Award-winning author Fiona Wood delivers a thought-provoking story of self-discovery and first love-one that will resonate with anyone who has ever realized that the things that make you different are the things that make you...you.
For Vân Uoc, fantasies fall into two categories: nourishing or pointless. Daydreaming about attending her own art opening? Nourishing. Daydreaming about Billy Gardiner, star of the rowing team who doesn't even know she's alive? Pointless.
So Vân Uoc tries to stick to her reality-keeping a low profile as a scholarship student at her prestigious Melbourne private school, managing her mother's PTSD from a traumatic emigration from Vietnam, and admiring Billy from afar. Until she makes a wish that inexplicably (possibly magically) comes true. Billy actually notices her. In fact, he seems to genuinely like her. But as they try to fit each other into their very different lives, confounding parents and confusing friends, Vân Uoc can't help but wonder why Billy has suddenly fallen for her. Is it the magic of first love, or is it magic from a well-timed wish that will eventually, inevitably, come to an end?
About the Author
Fiona Wood lives in Melbourne, Australia. Her first novel, Six Impossible Things, was short-listed for the Children's Book Council of Australia Book of the Year (Older Readers). Wildlife, her first novel published in the United States, was named the Children's Book Council of Australia Book of the Year (Older Readers) and was short-listed for various other awards. This year, Cloudwish was also named Children's Book Council of Australia Book of the Year (Older Readers) and won the Indie Book Award (Australia) for young adult fiction.
Praise for Cloudwish: "A strong choice for YA collections."—School Library Jounral
"Besides tracing the excitement and anxiety associated with first love (real or imagined), Woodoffers insight into conflicts emerging from the clash of old and new values, the traumas refugees face, and the struggles of the children of first-generation immigrants. It's an inspiring story with a sympathetic heroine, who will especially appeal to those who feel pressured to follow paths they don't want to travel."—PW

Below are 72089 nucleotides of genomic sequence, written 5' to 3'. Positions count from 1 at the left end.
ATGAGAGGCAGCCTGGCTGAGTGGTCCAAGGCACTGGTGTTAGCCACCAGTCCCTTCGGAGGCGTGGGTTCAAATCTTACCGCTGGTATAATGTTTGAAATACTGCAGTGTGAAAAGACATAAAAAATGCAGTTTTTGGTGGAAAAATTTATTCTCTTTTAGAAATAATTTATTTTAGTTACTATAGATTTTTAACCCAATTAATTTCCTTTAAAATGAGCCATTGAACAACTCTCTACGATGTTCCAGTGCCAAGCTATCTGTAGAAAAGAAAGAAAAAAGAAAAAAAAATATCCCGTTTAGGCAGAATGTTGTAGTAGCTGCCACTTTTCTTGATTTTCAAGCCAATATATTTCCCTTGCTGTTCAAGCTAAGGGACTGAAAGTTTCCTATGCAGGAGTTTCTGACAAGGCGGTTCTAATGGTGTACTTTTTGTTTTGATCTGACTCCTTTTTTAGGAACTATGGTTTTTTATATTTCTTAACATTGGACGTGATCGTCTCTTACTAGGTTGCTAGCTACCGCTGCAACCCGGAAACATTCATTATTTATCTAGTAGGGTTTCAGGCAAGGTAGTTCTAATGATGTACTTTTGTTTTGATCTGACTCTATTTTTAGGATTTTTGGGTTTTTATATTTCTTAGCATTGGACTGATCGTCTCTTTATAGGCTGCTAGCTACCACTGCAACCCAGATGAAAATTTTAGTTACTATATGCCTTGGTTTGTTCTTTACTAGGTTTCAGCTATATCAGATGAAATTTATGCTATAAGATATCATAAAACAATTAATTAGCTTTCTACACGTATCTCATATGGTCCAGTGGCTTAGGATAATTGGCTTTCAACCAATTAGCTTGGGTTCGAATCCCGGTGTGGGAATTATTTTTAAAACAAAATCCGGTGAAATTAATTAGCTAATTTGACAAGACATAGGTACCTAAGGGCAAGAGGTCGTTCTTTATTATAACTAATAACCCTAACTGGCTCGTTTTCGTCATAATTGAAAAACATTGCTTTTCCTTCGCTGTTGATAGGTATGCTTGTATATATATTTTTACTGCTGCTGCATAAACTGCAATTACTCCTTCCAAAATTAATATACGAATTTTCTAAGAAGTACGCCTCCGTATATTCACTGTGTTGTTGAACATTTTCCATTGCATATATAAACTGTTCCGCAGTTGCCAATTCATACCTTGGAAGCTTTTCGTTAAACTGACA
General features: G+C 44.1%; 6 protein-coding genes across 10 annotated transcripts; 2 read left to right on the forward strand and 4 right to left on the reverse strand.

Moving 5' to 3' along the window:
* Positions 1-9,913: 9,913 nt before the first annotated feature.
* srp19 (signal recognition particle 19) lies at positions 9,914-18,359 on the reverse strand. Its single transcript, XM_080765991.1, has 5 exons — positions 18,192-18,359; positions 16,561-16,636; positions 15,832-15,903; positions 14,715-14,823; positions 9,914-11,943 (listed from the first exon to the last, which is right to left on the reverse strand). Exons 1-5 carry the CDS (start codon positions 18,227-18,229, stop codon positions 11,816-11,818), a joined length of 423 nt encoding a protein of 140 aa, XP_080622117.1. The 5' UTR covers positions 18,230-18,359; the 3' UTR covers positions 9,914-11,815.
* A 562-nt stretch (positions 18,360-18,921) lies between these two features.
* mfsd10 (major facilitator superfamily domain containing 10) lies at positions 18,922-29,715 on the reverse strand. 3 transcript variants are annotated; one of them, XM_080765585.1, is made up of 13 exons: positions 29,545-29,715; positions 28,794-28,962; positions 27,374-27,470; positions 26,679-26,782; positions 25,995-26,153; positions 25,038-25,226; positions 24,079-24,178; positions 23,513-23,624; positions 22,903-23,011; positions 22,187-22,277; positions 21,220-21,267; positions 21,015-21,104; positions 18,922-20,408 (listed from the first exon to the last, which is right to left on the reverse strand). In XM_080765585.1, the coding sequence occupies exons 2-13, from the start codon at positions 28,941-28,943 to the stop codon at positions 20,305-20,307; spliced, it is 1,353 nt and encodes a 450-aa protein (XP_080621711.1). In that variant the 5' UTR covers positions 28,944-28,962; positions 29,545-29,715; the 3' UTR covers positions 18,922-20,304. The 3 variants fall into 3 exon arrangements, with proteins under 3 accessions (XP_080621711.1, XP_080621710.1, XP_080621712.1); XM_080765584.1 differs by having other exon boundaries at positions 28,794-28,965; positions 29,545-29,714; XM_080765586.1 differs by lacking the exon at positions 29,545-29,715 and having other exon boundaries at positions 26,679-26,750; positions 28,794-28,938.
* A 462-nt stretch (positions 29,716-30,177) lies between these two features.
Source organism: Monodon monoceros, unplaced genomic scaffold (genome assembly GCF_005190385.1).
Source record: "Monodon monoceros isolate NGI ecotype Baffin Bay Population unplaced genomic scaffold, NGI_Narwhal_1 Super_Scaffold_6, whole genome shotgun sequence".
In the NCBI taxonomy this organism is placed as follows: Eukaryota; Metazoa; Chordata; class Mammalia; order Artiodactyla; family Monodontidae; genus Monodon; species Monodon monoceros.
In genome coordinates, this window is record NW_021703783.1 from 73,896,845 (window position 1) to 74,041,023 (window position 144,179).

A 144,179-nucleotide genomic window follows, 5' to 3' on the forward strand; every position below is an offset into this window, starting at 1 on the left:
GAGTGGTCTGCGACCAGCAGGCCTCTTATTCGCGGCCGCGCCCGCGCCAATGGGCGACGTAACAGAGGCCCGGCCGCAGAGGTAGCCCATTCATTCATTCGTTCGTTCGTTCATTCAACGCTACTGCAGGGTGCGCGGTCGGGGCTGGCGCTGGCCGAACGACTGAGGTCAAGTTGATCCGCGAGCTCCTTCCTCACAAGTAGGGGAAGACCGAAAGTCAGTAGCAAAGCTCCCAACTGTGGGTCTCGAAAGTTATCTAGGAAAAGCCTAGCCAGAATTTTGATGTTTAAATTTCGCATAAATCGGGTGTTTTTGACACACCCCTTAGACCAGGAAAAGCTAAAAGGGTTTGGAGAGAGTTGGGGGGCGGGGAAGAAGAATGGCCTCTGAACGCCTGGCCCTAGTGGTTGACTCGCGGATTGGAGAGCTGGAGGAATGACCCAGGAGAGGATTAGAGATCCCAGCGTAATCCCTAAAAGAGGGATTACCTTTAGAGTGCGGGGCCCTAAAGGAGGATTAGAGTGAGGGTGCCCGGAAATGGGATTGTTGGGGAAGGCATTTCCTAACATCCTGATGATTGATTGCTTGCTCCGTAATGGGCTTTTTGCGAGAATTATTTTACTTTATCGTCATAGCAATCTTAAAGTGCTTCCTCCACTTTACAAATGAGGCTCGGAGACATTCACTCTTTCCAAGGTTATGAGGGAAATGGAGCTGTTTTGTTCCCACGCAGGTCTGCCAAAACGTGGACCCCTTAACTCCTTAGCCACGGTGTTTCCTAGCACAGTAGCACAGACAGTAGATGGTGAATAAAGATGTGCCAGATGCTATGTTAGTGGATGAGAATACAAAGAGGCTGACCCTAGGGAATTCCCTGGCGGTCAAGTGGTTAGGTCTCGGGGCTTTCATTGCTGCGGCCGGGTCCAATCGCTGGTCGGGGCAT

Praise for Six Impossible Things:* "Told in Dan's voice, the narrative reveals a young man whose sardonic view of himself and those around him provides an amused but angst-filled tone. There is situational humor, as well, in cinematic-like scenes, particularly in the classroom... Imagery is another of this novel's strengths. Dan expresses his outsider status as being like a lemon rolling down an apple chute... The story's charming and unique characters really carry the day. Readers will care about the teens who struggle to come of age."—VOYA (starred review)
"School dances, first dates, and sneaking out are just some of the high school hijinks that are humorously depicted with a fresh perspective...Snappy dialogue, charming characters, even pacing, and poignant sentence-level writing make this offering a must-have."—SLJ
"With sensitivity and humor, Wood (Wildlife) traces the roller-coaster life of a boy in the midst of significant upheaval. Dan's honesty, smarts, and earnest efforts to do good may not earn him any popularity points at school, but they will win readers' affection and admiration."—PW
"Australian author Wood (Wildlife, 2014) has created a pitch-perfect teen voice in Dan's first-person narrative. He's by turns sorrowful, impulsive, caring, and funny, with occasionally brilliant turns of phrase: "I feel like a lemon rolling down the apple chute." It's refreshing to see a romance from a teen boy's perspective, and Dan is a Romeo to root for."—Booklist
"This romance is effervescent and sweet, but it offers welcome substance along with the sparkle."—Kirkus Reviews
Praise for Wildlife: A YALSA 2015 Best Fiction for Young Adults Selection A Booklist Magazine's 2014 Editors' Choice A VOYA Perfect Tens 2014 Selection"Enchanting...[Wood's] unsentimental rendering of the glorious, messy rush of first love elevate Wildlife far beyond standard kids-at-camp fare. The wilderness is exquisitely described, and when it comes to what's on everyone's mind, Wood is frank but never crude, and often hilarious...Wood tackles big themes head-on: identity, friendship, justice, love, death. Her characters are all compelling and believable."—New York Times Book Review
* "In alternating points of view-Lou's lyrical journal entries and Sib's first-person narrative-Wood builds a believable story of misguided friendship, betrayal, and empowering growth...With exceptional candor, honesty, and nuance, Wood tells a heartening and compelling story of the importance of agency, self-confidence, and true friendship."—Booklist (starred review)
* "Wood eloquently traces the emotional growth of two girls during their high school's required nine-week term of outdoor education...[Sib and Lou's] voices reverberate with honesty, vulnerability, and deep emotions and will leave a lasting impress on readers."—PW (starred review)
"The mounting interpersonal tension will keep readers deeply engrossed, as will the narrators' honesty and humor...This exceptional novel is Australian author Wood's American debut, but readers will want to get their hands on her first book, Six Impossible Things."—The Horn Book